Linked by Thom Holwerda on Fri 2nd Dec 2011 22:43 UTC
Legal "A bill recently introduced in Congress would greatly expand the exemption to the Fair Labor Standards Act for IT employees, ending overtime benefits for many more types of workers, including network, database and security specialists." The Democrat senator of North-Carolina has introduced an even worse version of the bill, which specifically exempts database and network specialists and security professionals from overtime benefits. Say, isn't some company building a huge data centre in North-Carolina? I'm sure it's all a coincidence.
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RE: It's the contract, stupid
by Alfman on Sat 3rd Dec 2011 08:40 UTC in reply to "It's the contract, stupid"
Alfman
Member since:
2011-01-28

chmeee,

"Everyone outraged about this is an idiot. All it does is exempt the employer from mandated overtime pay."

That's a gross generalisation. One certainly doesn't have to be an idiot to find problems with this law, which is being applied irrationally. Why should federal worker protection laws apply to some titles but not others? If the exclusions are intended to target well-paid employees, why don't they just do that explicitly and drop the IT job title exceptions all together?


"Any sane employer will grant you overtime pay as part of your contract _if_ it's expected that you'll be working overtime."

US work hours, unlike other industrialised nations, have been going up, why would companies want to pay for it when they can keep the status quo and not pay?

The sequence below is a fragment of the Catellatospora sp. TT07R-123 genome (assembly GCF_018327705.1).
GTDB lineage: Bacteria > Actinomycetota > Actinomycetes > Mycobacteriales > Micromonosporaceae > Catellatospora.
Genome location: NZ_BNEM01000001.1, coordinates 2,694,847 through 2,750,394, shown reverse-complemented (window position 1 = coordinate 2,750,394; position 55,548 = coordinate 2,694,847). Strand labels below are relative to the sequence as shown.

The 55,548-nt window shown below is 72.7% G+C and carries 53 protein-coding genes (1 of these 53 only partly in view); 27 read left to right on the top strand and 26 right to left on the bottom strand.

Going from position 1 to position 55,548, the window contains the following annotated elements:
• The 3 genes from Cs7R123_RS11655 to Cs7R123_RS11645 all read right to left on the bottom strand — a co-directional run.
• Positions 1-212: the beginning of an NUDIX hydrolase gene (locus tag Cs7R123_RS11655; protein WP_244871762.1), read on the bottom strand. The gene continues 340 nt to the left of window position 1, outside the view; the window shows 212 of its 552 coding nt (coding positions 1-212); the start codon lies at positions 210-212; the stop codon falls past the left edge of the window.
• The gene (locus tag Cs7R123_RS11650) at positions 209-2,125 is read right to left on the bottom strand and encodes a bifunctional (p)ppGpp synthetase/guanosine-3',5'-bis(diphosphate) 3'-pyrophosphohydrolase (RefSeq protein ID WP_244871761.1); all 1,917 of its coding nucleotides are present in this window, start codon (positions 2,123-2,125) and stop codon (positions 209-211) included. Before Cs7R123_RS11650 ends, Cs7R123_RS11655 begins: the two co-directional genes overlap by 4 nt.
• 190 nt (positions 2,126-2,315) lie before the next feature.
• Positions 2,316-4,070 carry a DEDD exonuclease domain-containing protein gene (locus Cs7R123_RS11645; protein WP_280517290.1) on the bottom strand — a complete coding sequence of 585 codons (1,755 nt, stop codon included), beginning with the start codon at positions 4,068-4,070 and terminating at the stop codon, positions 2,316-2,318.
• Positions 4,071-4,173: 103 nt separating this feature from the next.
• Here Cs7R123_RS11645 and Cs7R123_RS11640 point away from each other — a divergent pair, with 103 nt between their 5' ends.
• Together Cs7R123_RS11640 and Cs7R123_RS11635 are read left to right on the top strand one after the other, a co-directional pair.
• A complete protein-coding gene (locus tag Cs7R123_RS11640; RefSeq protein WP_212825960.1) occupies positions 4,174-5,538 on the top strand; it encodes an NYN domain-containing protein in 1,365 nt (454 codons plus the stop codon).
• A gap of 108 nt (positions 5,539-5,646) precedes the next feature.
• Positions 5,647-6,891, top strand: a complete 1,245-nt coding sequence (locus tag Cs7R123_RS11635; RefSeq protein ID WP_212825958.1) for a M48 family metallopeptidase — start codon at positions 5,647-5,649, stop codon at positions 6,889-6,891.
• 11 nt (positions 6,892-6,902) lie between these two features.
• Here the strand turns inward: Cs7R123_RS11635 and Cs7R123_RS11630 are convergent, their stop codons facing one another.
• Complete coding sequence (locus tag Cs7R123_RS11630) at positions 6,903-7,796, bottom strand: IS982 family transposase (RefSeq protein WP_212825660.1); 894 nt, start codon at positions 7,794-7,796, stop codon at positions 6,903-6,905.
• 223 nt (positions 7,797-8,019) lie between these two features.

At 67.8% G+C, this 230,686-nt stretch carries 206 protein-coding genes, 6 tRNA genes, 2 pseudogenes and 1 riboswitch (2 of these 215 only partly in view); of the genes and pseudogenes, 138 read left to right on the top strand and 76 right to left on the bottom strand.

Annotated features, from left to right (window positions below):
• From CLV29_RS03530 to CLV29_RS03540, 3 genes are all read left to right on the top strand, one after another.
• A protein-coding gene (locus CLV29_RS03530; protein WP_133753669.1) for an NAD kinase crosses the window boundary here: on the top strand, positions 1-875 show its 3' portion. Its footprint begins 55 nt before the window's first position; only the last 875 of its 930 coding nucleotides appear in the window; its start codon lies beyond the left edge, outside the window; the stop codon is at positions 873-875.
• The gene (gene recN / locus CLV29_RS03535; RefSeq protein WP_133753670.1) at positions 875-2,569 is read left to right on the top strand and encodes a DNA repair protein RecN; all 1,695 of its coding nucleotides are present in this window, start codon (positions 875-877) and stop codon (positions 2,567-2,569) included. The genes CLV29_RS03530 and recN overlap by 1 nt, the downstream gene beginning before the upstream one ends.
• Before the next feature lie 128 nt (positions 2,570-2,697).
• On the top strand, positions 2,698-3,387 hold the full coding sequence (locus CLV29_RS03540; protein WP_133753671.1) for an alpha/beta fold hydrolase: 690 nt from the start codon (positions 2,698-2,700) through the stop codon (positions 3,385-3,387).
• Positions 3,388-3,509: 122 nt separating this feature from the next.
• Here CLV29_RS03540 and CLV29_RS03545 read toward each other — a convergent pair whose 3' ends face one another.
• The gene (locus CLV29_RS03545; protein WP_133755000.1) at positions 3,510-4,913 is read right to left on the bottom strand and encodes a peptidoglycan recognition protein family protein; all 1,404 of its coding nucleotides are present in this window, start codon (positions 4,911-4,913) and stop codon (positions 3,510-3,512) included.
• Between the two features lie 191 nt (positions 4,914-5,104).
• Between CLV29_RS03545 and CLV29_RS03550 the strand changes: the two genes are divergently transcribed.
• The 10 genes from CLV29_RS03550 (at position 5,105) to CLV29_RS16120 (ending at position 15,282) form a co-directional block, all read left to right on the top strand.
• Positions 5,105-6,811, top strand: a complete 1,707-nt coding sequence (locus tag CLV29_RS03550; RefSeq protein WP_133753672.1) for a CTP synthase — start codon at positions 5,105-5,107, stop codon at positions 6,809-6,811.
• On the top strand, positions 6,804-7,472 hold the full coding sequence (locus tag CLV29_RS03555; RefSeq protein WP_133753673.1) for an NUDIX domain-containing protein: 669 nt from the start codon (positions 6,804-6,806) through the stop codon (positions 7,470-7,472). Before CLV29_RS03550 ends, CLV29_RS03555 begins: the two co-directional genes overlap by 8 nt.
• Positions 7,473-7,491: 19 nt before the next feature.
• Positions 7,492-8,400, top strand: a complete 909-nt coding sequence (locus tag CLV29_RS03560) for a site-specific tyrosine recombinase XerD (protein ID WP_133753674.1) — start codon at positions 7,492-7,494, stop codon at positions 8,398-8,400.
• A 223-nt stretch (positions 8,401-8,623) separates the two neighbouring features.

http://archives.cnn.com/2001/CAREER/trends/08/30/ilo.study/

http://econ.ucsb.edu/~pjkuhn/Research%20Papers/LongHours.pdf



"If you desire/demand overtime as part of your contract, you mention that when they ask about salary requirements. Simple. No need for Big Brother to get between you and your boss.


I get the impression many people who don't have long hours are from places where long hours aren't expected of them in the first place. It's much more difficult to negotiate for something like overtime when your peers don't have it either. It's why corporations are lobbying against the rights of american employees to unionise; they know that individuals are too weak to stand up for their "rights".

Just this summer, Ohio legislators walked out of their own assembly to protest an unpopular bill being pushed through to abolish public unions.

http://www.reuters.com/article/2011/03/03/usa-wisconsin-idUSN022890...

http://www.legislature.state.oh.us/analysis.cfm?ID=129_SB_5&ACT=As~...

I share your view that ideally things just work themselves out without government regulation. But the problem with this is that the corporations won't stop influencing our governments to their own ends. Getting rid of employee protections without also getting rid of corporate ties seems to be a one sided goal.

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